The Telegraph
Saturday , December 1 , 2012
Since 1st March, 1999
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Special school forges ahead despite hurdles

Jorhat, Nov. 30: It’s a school that has 137 students but hardly 30-35 turn up for classes on a given day because most of the children’s parents are too poor to waste precious “earning” time on their child. And all 137 of these children are “special” — physically challenged, deaf or mute.

But the Titabar Physically Handicapped Deaf and Dumb School and Training Centre is looking forward to the New Year with hope.

The non-government organisation, which has been working with physically challenged and deaf and mute children in Titabar sub-division of Jorhat district since 2006, will soon get a brand new multi-storied school building with hostel facilities, the construction of which is under way using funds sanctioned by chief minister Tarun Gogoi.

The organisation’s secretary, Mukunda Bora, said the chief minister had sanctioned Rs 25 lakh and added that the construction of the base and pillars of the news school building were complete.

The three-storied building will have three classrooms each on the first two floors and hostels for boys and girls separately on the top floor.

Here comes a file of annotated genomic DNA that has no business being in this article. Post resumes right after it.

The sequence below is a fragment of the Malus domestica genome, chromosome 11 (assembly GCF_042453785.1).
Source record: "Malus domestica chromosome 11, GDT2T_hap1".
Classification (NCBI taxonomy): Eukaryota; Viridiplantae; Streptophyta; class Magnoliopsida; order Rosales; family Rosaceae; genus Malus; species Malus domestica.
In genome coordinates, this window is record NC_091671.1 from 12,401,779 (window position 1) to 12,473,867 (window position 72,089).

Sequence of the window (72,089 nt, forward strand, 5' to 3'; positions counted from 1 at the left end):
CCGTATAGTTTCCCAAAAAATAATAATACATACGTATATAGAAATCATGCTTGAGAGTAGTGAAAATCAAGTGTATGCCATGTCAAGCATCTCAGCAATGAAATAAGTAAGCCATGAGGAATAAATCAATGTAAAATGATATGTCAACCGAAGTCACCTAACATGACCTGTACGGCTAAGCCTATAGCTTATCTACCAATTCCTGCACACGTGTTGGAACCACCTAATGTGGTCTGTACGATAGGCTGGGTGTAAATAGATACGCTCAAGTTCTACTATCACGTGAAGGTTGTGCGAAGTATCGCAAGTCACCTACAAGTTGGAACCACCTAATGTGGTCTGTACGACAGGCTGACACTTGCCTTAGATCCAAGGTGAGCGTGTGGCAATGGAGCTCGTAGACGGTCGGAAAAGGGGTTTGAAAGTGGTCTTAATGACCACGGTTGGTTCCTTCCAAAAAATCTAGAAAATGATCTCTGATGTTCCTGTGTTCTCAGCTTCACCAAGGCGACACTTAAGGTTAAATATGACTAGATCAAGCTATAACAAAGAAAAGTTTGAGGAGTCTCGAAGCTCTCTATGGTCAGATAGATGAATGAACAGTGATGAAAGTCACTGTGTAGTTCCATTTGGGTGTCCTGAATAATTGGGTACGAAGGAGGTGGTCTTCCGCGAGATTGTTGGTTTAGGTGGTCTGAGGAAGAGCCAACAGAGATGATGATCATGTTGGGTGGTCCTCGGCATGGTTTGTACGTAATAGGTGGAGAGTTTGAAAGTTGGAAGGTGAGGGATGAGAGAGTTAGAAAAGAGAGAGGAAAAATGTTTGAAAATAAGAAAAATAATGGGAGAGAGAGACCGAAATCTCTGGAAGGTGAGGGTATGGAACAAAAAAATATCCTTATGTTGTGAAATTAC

“At present, we are imparting formal education till Class VII and once this new building is complete, we will open up Class VIII and this will make it a middle English school,” Bora said.

Currently, the children are taught in a thatched house divided into classrooms and a training area for those above 18 years of age.

“Though we have 137 students, hardly 30-35 of them turn up on a given day. Most of the parents cannot afford to bring their wards to school every day, as both go out and work. We had found through a survey conducted in the area that there are about 900 challenged people here,” he said.

Narrating the genesis of the school, Bora said prior to the registration of the NGO, there was a physically handicapped association. It was on the suggestion of N.S. Haq, then commandant of 3 Assam Police Battalion, that the NGO was formed in 2006 and the school was established.

“In the training centre we teach them tailoring, weaving and bamboo and cane crafts. We have two trainers and four teachers — two specially trained from Tura in Meghalaya to teach the deaf and mute. While Krishna teaches cane and bamboo crafts, Dipali Saikia teaches tailoring and since most of us know how to handle the loom, we teach anyone who wishes to learn it,” he said.

The organisation is also planning to do something different on December 3 — World Disabled Day.

“In previous years, we used to hold a quiz, a drawing contest and different games. This year, we will just hold a function and ask the pupils to sing, dance and perform whatever they can,” Bora said.